The large objects, which Australian officials said were spotted by
satellite four days ago in one of the remotest parts of the globe,
are the most promising lead in days as searchers scour a vast area
for the lost plane with 239 people on board.
Officials cautioned it could take several days to confirm if they
were parts of the Malaysia Airlines Boeing 777, and Malaysia's
government said the search would continue elsewhere despite the
possible sighting in the southern Indian Ocean.
The area where the objects were spotted is around 2,500 km (1,500
miles) southwest of Perth in western Australia.
"Yesterday I said that we wanted to reduce the area of the search.
We now have a credible lead," Malaysian Transport Minister
Hishammuddin Hussein told reporters in Kuala Lumpur.
"There remains much work to be done to deploy the assets. This work
will continue overnight."
Hishammuddin said the information on the objects received from
Australia had been "corroborated to a certain extent" by other
satellites, making it more credible than previous leads.
The larger of the objects measured up to 24 meters (79 ft), long and
appeared to be floating in water several thousand meters deep,
Australian officials said. The second object was about five meters
(16 feet) long. Arrows on the images pointed to two indistinct
objects apparently bobbing in the water.
"It's credible enough to divert the research to this area on the
basis it provides a promising lead to what might be wreckage from
the debris field," Royal Australian Air Force Air Commodore John
McGarry told a news conference in Canberra.
No confirmed wreckage from Flight MH370 has been found since it
vanished from air traffic control screens off Malaysia's east coast
early on March 8, less than an hour after taking off from Kuala
Lumpur for Beijing.
Another official in Malaysia said investigators were "hopeful but
cautious" about the Australian discovery.
The satellite images, provided by U.S. company DigitalGlobe, are
stamped with a record date of March 16, meaning that the possible
debris could by now have drifted far from the original site.
Australian officials said an aircraft had dropped a series of marker
buoys in the area, which will provide information about currents to
assist in calculating the latest location.
The captain of the first Australian air force AP-3C Orion plane to
return from the search area described the weather conditions as
"extremely bad" with rough seas and high winds, and said there was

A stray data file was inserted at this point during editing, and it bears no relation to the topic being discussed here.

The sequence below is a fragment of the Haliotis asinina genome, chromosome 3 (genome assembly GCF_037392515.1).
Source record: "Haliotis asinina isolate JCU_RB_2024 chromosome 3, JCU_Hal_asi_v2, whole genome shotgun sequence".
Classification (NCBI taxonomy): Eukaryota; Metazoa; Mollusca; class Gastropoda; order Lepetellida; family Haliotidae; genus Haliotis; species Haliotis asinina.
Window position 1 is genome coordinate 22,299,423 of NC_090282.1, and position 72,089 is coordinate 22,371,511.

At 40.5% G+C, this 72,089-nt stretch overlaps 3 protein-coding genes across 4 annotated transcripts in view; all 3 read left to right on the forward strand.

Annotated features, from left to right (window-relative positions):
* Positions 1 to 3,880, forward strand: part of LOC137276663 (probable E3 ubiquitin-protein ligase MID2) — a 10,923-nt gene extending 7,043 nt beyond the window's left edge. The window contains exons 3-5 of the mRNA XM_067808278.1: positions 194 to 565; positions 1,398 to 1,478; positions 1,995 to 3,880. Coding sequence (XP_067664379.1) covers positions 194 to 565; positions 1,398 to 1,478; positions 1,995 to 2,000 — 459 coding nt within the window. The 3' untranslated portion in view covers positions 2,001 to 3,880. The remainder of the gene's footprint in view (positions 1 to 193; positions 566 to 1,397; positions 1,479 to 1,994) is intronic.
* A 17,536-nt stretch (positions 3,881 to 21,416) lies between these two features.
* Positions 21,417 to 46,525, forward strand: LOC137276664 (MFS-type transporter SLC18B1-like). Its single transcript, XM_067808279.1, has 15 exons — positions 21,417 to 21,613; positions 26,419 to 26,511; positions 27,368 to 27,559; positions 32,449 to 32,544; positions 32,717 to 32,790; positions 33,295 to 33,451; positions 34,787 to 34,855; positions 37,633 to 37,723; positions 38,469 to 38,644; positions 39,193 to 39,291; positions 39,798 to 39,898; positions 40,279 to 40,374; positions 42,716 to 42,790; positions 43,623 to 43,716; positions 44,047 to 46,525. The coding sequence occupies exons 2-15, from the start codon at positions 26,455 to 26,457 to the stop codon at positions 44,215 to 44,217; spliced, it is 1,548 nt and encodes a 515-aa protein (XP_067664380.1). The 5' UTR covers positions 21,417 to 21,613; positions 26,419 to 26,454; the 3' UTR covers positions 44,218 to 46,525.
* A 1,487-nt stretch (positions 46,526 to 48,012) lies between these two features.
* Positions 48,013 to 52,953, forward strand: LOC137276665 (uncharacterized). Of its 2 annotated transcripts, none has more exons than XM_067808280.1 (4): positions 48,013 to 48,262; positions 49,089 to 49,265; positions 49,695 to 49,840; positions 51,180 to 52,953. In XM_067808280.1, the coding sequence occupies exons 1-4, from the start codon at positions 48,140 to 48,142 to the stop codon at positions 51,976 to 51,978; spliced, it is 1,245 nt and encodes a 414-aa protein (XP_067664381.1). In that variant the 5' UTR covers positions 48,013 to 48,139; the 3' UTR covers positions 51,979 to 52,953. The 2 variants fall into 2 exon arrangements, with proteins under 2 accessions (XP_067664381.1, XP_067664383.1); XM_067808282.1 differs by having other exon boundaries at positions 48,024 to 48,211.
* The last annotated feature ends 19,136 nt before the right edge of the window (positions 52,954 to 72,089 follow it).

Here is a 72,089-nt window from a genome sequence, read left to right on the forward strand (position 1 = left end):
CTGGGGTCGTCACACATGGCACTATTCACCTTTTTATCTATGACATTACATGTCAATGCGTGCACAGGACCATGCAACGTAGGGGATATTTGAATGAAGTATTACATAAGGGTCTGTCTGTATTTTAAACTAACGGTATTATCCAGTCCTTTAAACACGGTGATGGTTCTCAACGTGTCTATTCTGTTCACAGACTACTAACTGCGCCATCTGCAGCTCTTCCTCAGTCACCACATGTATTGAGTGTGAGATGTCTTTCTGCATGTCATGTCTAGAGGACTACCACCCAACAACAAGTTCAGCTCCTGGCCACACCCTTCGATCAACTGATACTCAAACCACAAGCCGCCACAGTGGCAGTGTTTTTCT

no sign of any objects.
"The weather conditions were such that we were unable to see for
very much of the flight today but the other aircraft that are
searching, they may have better conditions," Royal Australian Air
Force Flight Lieutenant Chris Birrer told reporters.
At least one aircraft, a Royal New Zealand Air Force Orion, was
still in the search area, while other aircraft including a U.S. Navy
P-8 Poseidon were returning to Perth, according to the Australian
Maritime Safety Authority (AMSA).
A Norwegian car carrier diverted from its journey from Madagascar to
Melbourne to help with the search and had arrived in the area, the
ship's owner said. A Royal Australian Navy ship equipped to recover
any objects was also en route, but was still "some days away", Young
[to top of second column]
The fate of Flight MH370 has been baffling aviation experts for
nearly two weeks.
Investigators believe that someone with detailed knowledge of both
the Boeing 777-200ER and commercial aviation navigation switched off
the plane's communications systems before diverting it thousands of
miles off its scheduled course.
Exhaustive background checks of the passengers and crew aboard have
not yielded anything that might explain why.
The huge potential breakthrough in an investigation that had
appeared to be running out of leads was revealed by Australian Prime
Minister Tony Abbott, who told parliament the objects had been
located with satellite imagery.
"New and credible information has come to light in relation to the
search for Malaysia Airlines Flight MH370 in the southern Indian
Ocean," Abbott said.
He added that he had already spoken with his Malaysian counterpart,
Najib Razak, and cautioned that the objects had yet to be
"The task of locating these objects will be extremely difficult and
it may turn out they are not related to the search for MH370,"
The dimensions of the objects given are consistent with at least one
of them possibly being the major part of a 777-200ER wing, which is
around 27 meters (89 feet) long, though Australian officials
cautioned the first images were indistinct.
The relatively large size of the objects would also suggest that, if
they do come from the missing aircraft, it was intact when it went
into the water.
University of Western Australia Professor of Oceanography Charitha
Pattiaratchi said that, based on currents in the area, if the debris
is from the plane it probably would have entered the water around
300-400 km (180-250 miles) to the west.
The search area covered an ocean ridge known as Naturalist Plateau,
a large sea shelf about 3,500 meters (9,800 feet) deep, Pattiaratchi
said. The plateau is about 250 km (150 miles) wide by 400 km (250
miles) long, and the area around it is close to 5,000 meters (16,400
"Whichever way you go, it's deep," he said.
(Additional reporting by Tim Hepher, A. Ananthalakshmi, Anuradha
Raghu and Niluksi Koswanage in Kuala Lumpur, Byron Kaye and Lincoln
Feast in Sydney, Neil Darby in Perth and Mark Hosenball in
Washington; writing by Alex Richardson and Stuart Grudgings; editing
by Raju Gopalakrishnan)
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